212 Route 29. ST. DAVID'S. From Haverfordwest
interest as well as existence. From the station we reach the ('/o.M.)
entrance by following the street leading to the main street and then
turning to the left. Visitors are conducted over the *Dockyard,
which covers 90 acres and employs 2-3000 men, by a policeman
(fee discretionary), but are allowed more time than at Portsmouth
or Plymouth; it is closed from 12 to 1.15 p.m.
Those who wish to cross to Milford Haven turn to the left on
leaving the dockyard and walk along the wall, passing a Hut En¬
campment, to Hobbes Point (ferry Id.).
A fine view of the beautiful *Milford Haven, the 'blessed Mil¬
ford' of Imogen ('Cymbeline', iii. 2), is obtained from the Barrack
Hill (p. 211), at the top of which is a fort. Comp. p. 200.
29. From Haverfordwest to St. David's.
16 M. Coach between St. David's and Haverfordwest thrice a week
(Tues., Thurs., and Sat.), leaving the former about 6.30 a.m. and the latter
about 4 p.m. (fare 2s. 6d., outside 2s.). A Mail-Cakt also runs daily in
connection with the London mails (fare 5s; return 7s. 6d.).
The road from Haverfordwest to St. David's traverses a hilly,
bleak, and somewhat uninteresting district. 4 51. Keeston Hill
(Inn). On a hill 1 51. to the right is Keeston Castle, an insigni¬
ficant ruin. — 2x/2 M. Roch Castle, a conspicuous ruined tower,
i/2 M. to the right of the road; it was built in the 13th cent, by
Adam de Rupe. The deep valley which it overlooks forms the W.
boundary of 'Little England'; beyond this we are again in a purely
Celtic district. We now enjoy a good view of St. Bride's Bay, while
the retrospect is also fine. — From (2^2 51.) Newgale Bridge (Inn)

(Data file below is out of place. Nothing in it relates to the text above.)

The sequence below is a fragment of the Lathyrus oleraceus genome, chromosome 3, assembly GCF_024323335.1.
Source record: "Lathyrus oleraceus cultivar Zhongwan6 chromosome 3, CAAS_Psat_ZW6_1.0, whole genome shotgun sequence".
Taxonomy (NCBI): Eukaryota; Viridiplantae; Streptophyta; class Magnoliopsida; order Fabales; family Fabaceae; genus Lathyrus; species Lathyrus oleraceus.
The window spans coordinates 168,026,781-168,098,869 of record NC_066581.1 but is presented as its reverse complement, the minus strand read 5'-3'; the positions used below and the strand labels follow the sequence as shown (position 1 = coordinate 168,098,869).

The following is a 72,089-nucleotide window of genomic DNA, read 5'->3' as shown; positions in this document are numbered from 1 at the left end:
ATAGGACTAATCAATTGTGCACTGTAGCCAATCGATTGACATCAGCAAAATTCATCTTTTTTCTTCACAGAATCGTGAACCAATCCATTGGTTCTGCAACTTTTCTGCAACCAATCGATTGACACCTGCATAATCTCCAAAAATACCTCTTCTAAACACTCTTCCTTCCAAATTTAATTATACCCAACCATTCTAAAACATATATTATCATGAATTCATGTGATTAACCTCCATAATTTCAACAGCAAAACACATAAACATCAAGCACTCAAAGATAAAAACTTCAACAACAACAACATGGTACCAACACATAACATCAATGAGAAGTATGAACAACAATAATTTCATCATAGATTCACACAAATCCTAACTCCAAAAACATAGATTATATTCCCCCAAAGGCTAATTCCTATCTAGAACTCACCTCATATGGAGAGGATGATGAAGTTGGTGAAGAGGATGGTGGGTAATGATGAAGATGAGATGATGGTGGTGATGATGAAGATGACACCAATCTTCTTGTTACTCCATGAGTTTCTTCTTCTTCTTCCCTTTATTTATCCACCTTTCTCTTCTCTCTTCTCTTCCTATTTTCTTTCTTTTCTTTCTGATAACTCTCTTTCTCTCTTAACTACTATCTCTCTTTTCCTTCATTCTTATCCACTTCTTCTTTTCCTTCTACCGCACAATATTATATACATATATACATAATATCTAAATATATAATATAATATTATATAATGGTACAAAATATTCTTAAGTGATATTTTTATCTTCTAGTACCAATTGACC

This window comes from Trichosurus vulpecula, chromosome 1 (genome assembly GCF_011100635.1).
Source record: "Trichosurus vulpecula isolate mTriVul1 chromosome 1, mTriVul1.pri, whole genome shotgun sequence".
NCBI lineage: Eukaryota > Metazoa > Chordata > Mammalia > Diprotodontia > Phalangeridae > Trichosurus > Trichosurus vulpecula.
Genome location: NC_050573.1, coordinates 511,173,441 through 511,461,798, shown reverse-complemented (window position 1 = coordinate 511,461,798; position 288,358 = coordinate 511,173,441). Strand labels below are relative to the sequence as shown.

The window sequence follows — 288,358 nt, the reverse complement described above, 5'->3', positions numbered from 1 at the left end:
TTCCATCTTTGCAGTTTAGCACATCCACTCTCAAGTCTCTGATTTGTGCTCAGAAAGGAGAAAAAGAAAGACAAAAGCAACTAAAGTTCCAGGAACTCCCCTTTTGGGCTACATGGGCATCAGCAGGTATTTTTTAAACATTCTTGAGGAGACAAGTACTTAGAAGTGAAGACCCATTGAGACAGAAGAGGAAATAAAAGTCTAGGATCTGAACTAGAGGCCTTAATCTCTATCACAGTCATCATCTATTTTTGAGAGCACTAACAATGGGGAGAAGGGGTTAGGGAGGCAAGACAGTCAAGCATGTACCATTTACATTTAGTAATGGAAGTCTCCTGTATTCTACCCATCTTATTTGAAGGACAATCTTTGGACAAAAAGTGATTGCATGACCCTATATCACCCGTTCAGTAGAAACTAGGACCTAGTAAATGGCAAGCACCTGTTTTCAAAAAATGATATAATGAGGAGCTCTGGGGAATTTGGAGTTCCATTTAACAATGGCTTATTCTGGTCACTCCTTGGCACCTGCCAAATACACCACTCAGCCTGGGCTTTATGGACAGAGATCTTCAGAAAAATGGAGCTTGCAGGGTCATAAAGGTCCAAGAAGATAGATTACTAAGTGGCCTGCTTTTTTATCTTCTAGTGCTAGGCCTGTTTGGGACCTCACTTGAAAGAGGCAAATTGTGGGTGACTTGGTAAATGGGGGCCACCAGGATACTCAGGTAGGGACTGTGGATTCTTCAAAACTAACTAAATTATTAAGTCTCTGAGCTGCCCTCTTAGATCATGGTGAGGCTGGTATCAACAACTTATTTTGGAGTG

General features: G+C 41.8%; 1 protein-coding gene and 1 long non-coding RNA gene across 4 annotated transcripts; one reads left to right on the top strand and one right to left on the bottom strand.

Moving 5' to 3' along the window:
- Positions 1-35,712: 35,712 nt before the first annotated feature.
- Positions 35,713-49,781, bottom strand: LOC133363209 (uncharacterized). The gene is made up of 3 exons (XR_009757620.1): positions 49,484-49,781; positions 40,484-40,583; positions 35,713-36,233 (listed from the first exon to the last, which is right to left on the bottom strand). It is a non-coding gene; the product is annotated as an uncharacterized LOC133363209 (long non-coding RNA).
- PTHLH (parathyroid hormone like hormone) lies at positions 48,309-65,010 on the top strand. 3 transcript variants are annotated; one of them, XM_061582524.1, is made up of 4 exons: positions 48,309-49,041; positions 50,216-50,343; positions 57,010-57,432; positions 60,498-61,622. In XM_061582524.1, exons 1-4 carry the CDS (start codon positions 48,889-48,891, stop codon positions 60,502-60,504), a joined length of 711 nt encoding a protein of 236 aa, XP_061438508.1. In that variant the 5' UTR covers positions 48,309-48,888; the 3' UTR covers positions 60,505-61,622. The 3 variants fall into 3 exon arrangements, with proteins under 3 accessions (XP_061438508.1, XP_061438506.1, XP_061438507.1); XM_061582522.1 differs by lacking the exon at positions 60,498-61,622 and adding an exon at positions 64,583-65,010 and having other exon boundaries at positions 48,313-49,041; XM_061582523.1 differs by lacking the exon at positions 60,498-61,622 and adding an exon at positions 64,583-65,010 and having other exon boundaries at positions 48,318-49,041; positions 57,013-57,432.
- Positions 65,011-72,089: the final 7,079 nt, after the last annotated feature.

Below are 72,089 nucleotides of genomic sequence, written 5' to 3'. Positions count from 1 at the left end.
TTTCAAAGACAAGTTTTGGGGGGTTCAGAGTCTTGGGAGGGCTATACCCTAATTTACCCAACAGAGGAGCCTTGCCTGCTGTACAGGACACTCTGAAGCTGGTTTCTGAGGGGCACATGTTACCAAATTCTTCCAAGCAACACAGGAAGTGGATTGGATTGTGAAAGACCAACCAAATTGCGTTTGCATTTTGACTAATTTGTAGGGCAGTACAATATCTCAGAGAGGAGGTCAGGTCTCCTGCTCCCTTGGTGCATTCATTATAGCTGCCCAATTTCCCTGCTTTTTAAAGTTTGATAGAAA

the road skirts the coast nearly all the way to St. David's. About
lx/2 51. farther, to the left, is a tumulus marking the site of Poyntz
Castle, a moated grange of St. David's. — 2 51. Solva (Cambrian
Hotel), a pretty little sea-port at the mouth of the Solva river.
16 M. St. David's (Grove, at the E. entrance to the city; City,
to the N.), the ancient Menapia or Menevia, is situated on the brook
Alan, l'/o-M. from the sea, at the extreme 5V. point of the S.Welsh
peninsula, and in the midst of a strikingly desolate and out-of-the-
world district. It has been the seat of an episcopal see from the
6th cent., and is thus nominally a city, though in fact it is merely
an irregularly-built village with 1000 inhabitants.
A lane known as the 'Popples' leads from the centre of the vil¬
lage to the main gateway of the Cathedral Close, flanked by an
octagonal tower and a round bastion, beyond which we suddenly
obtain a *5riew of the Cathedral and its associated buildings, situ¬
ated, like other Welsh cathedrals (see pp. 190, 290), in a hollow t.
t A copy of the larg. work on St. David's Cathedral, by the Ren.
W. B. Jones (now Bishop of St. David's) and Mr. E. A. Freeman, will be
found at the Grove Hotel.